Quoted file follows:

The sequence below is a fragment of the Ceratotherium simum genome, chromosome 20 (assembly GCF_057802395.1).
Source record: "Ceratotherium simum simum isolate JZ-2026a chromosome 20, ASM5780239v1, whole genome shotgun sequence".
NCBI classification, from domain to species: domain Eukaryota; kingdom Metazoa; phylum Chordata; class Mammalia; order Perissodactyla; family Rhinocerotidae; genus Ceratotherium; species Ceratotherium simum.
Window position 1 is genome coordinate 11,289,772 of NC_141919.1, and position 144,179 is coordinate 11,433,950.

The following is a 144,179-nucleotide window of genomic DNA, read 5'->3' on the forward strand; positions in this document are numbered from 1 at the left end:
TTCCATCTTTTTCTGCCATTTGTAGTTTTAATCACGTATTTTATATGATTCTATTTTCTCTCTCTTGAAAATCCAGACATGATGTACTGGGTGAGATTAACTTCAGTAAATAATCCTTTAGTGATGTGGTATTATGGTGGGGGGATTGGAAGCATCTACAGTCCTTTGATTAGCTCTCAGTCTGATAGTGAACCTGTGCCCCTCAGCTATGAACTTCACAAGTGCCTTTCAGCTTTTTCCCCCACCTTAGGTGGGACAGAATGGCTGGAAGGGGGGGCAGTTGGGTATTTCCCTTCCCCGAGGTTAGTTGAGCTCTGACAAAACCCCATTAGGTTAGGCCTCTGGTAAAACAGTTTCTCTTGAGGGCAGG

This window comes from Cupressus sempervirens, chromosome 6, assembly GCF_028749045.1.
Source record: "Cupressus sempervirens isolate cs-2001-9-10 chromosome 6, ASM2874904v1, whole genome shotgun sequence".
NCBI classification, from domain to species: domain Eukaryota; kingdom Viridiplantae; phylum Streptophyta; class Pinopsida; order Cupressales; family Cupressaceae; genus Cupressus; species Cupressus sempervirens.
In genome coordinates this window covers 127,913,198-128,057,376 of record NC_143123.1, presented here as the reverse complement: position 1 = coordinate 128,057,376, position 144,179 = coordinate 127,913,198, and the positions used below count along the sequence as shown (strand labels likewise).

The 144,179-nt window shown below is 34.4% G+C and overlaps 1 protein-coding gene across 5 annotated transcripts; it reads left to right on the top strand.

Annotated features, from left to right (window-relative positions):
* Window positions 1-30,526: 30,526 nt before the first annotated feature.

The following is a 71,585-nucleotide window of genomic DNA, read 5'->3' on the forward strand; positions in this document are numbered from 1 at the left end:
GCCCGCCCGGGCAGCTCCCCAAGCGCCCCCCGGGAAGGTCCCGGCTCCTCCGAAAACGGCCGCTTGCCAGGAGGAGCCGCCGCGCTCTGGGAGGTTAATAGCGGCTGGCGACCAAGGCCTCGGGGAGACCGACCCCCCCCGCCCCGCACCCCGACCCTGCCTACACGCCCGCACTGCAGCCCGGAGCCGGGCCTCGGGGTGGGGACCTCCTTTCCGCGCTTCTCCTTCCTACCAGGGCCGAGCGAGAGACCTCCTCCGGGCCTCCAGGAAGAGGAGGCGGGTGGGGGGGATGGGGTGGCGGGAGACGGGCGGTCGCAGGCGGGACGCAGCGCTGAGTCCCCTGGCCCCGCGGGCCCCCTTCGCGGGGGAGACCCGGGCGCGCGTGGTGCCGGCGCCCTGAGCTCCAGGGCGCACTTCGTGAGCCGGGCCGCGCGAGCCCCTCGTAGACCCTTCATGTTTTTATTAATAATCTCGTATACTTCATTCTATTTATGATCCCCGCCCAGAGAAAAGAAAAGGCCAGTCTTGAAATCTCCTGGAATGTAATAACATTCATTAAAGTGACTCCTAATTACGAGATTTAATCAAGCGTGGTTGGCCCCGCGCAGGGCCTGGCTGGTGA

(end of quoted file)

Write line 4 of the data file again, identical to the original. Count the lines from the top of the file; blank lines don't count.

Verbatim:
Window position 1 is genome coordinate 11,289,772 of NC_141919.1, and position 144,179 is coordinate 11,433,950.